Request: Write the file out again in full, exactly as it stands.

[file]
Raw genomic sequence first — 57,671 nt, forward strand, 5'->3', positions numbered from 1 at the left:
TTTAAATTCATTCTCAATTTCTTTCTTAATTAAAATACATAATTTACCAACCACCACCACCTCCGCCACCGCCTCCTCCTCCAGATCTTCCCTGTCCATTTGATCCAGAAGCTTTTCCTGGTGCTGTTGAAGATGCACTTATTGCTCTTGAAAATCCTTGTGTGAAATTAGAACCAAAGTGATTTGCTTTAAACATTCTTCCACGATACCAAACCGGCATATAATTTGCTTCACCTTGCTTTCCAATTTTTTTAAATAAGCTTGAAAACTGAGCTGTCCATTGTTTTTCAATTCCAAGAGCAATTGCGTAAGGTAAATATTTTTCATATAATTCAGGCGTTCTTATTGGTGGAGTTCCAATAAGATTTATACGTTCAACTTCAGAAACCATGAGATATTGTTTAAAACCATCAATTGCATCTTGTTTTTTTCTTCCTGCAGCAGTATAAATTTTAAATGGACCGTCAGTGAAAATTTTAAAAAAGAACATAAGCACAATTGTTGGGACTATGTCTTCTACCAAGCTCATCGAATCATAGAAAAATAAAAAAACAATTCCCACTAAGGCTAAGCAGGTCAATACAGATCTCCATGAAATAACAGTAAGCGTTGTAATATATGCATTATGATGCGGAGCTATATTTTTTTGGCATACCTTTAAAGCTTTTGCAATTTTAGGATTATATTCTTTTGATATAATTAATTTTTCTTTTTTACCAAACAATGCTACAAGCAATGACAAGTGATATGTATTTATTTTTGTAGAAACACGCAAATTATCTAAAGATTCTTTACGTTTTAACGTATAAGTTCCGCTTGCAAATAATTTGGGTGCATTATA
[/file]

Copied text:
Raw genomic sequence first — 57,671 nt, forward strand, 5'->3', positions numbered from 1 at the left:
TTTAAATTCATTCTCAATTTCTTTCTTAATTAAAATACATAATTTACCAACCACCACCACCTCCGCCACCGCCTCCTCCTCCAGATCTTCCCTGTCCATTTGATCCAGAAGCTTTTCCTGGTGCTGTTGAAGATGCACTTATTGCTCTTGAAAATCCTTGTGTGAAATTAGAACCAAAGTGATTTGCTTTAAACATTCTTCCACGATACCAAACCGGCATATAATTTGCTTCACCTTGCTTTCCAATTTTTTTAAATAAGCTTGAAAACTGAGCTGTCCATTGTTTTTCAATTCCAAGAGCAATTGCGTAAGGTAAATATTTTTCATATAATTCAGGCGTTCTTATTGGTGGAGTTCCAATAAGATTTATACGTTCAACTTCAGAAACCATGAGATATTGTTTAAAACCATCAATTGCATCTTGTTTTTTTCTTCCTGCAGCAGTATAAATTTTAAATGGACCGTCAGTGAAAATTTTAAAAAAGAACATAAGCACAATTGTTGGGACTATGTCTTCTACCAAGCTCATCGAATCATAGAAAAATAAAAAAACAATTCCCACTAAGGCTAAGCAGGTCAATACAGATCTCCATGAAATAACAGTAAGCGTTGTAATATATGCATTATGATGCGGAGCTATATTTTTTTGGCATACCTTTAAAGCTTTTGCAATTTTAGGATTATATTCTTTTGATATAATTAATTTTTCTTTTTTACCAAACAATGCTACAAGCAATGACAAGTGATATGTATTTATTTTTGTAGAAACACGCAAATTATCTAAAGATTCTTTACGTTTTAACGTATAAGTTCCGCTTGCAAATAATTTGGGTGCATTATA